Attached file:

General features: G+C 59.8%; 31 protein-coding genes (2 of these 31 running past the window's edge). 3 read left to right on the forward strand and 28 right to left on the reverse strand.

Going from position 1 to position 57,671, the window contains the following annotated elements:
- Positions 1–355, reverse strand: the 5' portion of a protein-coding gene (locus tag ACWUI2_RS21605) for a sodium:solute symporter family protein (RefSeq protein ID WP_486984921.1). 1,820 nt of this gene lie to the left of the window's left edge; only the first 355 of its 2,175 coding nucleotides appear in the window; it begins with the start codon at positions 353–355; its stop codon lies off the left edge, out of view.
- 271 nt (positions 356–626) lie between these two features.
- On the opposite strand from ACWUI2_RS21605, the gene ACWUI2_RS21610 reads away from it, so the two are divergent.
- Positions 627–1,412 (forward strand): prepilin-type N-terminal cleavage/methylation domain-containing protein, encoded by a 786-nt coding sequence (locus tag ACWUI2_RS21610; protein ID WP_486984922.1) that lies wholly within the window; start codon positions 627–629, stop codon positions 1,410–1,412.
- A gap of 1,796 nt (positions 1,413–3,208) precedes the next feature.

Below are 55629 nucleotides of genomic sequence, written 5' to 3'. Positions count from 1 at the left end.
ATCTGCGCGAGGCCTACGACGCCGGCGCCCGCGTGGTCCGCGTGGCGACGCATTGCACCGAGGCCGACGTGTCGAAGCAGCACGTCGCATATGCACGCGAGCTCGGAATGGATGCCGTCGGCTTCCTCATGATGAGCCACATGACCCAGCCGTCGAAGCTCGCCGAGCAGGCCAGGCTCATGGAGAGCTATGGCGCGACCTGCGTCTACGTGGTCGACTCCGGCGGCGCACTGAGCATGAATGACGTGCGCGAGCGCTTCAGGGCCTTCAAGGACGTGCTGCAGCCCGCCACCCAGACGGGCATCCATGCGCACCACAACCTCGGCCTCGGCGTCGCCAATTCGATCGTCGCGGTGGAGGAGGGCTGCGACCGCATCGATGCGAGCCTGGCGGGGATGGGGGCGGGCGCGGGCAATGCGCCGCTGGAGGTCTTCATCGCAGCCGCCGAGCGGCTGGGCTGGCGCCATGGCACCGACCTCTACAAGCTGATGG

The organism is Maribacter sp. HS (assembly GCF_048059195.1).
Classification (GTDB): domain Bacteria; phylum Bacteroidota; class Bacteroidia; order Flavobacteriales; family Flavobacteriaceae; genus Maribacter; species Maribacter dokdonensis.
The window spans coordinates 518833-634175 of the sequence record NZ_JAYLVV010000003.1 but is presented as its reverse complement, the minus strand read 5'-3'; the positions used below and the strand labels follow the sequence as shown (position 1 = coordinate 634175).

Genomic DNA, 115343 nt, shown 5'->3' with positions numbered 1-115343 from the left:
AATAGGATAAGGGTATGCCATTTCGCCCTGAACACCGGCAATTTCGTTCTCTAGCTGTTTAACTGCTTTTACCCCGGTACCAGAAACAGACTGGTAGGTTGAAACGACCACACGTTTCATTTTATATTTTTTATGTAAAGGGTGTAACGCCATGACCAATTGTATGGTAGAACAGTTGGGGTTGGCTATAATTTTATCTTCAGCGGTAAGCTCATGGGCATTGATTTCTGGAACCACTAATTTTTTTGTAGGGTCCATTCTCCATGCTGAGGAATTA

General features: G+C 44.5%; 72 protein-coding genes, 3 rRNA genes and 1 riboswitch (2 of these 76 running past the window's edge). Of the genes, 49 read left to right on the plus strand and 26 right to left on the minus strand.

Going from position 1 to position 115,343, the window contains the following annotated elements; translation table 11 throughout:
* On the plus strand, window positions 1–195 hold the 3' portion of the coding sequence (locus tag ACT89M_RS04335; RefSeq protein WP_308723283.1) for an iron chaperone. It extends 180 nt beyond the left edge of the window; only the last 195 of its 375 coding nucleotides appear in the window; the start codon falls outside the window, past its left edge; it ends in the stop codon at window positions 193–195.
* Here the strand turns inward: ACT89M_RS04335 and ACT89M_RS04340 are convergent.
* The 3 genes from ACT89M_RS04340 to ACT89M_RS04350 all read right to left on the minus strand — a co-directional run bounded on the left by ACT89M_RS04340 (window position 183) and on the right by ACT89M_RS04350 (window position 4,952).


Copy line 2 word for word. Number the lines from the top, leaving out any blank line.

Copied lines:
Going from position 1 to position 57,671, the window contains the following annotated elements: